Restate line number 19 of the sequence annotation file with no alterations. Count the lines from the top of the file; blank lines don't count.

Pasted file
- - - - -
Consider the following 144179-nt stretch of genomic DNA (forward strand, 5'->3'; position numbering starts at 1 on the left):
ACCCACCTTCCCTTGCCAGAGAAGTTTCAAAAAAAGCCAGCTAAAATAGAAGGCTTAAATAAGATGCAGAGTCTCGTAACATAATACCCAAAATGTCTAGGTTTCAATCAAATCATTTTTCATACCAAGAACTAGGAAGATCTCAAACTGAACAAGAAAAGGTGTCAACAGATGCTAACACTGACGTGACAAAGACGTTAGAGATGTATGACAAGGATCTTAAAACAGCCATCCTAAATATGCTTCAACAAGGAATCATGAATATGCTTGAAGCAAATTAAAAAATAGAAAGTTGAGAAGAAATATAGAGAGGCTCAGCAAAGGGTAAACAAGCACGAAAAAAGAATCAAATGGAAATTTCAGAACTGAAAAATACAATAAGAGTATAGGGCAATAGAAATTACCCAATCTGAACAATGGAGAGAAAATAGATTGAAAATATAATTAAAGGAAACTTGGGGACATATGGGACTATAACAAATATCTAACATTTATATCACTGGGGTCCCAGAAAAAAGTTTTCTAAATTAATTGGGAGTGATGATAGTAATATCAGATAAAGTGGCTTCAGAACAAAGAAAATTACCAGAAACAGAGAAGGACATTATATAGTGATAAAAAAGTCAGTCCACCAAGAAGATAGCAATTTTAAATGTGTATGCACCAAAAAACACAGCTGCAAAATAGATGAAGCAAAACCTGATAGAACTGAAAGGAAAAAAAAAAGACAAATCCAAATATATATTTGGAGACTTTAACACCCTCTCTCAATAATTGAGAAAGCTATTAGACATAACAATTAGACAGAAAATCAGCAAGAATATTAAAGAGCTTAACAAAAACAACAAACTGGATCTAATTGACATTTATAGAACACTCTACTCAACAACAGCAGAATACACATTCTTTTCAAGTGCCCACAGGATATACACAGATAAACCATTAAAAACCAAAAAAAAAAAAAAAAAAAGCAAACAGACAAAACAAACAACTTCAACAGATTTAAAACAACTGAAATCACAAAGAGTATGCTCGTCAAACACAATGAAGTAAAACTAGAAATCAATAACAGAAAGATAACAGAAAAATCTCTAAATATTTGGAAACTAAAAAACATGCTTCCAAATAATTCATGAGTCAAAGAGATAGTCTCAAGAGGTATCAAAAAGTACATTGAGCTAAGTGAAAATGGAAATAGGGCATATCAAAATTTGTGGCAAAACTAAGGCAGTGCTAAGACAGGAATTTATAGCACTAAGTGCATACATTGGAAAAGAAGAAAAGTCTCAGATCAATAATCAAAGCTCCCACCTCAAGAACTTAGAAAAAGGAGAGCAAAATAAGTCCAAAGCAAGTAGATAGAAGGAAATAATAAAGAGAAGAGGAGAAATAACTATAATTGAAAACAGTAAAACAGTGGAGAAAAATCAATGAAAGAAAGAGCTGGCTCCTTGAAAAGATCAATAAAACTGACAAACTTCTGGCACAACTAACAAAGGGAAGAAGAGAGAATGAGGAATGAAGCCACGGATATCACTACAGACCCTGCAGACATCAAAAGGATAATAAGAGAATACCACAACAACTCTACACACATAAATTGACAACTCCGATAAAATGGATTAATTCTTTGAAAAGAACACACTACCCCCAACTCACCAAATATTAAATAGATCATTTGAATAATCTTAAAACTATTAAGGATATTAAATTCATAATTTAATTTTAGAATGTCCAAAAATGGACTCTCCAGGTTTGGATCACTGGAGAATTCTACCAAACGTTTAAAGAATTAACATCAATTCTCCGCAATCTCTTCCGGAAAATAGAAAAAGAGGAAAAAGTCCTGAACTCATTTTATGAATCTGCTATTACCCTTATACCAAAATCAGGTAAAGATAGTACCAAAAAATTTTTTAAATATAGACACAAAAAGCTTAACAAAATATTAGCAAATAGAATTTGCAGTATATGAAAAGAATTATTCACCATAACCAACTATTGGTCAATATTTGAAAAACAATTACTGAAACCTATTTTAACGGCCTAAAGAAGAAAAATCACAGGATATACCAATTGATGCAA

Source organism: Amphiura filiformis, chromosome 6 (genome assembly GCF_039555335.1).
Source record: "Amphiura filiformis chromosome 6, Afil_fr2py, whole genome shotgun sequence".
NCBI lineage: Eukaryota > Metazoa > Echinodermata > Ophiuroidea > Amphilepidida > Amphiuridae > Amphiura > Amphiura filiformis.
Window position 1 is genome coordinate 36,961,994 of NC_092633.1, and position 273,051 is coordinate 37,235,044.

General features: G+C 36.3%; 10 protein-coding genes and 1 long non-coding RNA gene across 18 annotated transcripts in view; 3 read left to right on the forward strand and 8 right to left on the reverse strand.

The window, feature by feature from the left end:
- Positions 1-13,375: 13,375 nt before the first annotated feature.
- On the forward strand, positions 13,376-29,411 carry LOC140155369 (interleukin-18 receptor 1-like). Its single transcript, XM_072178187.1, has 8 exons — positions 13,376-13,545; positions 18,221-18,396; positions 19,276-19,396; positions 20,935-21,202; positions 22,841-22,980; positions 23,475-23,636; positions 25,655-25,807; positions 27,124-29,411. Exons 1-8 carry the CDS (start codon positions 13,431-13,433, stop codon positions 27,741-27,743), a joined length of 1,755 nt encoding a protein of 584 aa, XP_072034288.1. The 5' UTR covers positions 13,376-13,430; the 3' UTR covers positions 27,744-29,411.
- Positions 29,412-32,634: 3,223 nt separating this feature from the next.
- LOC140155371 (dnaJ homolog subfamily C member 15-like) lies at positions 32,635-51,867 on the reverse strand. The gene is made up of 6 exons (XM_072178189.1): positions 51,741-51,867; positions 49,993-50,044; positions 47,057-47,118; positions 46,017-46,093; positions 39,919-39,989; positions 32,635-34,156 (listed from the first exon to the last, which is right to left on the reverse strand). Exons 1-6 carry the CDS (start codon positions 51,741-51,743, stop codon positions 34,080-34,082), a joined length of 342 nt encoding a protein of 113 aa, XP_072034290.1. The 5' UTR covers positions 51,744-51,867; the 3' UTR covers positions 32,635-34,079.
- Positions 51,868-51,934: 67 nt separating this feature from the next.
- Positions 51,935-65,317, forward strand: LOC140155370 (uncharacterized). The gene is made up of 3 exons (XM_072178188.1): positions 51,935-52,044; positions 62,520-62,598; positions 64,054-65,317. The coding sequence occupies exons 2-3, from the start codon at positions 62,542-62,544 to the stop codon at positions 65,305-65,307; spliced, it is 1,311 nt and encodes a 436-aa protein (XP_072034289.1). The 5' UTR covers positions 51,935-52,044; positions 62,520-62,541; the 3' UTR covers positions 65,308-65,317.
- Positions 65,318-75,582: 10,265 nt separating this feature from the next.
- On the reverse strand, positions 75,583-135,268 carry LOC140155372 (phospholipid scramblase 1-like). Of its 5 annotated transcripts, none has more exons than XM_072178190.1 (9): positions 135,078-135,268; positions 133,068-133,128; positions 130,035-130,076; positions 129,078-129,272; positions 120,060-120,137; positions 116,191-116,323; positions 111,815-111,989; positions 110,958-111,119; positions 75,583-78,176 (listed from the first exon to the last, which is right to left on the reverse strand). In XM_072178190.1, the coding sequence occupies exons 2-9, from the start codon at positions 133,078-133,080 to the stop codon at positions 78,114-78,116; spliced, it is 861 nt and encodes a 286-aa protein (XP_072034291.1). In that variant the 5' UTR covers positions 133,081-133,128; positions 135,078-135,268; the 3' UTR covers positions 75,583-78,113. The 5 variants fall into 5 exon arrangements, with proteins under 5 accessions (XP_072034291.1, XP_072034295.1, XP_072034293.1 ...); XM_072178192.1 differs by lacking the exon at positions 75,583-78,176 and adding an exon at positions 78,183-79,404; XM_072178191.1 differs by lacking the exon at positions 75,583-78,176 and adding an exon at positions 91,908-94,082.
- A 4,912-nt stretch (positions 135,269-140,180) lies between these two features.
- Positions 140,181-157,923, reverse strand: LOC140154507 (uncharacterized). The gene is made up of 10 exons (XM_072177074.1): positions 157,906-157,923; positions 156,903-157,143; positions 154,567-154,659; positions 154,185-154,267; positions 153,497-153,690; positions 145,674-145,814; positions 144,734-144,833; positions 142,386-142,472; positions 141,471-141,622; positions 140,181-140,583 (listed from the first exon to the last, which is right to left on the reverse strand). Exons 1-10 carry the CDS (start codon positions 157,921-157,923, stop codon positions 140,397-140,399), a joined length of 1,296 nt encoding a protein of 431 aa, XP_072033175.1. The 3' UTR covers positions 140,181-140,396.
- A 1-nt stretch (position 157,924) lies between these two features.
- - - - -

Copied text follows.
- A 1-nt stretch (position 157,924) lies between these two features.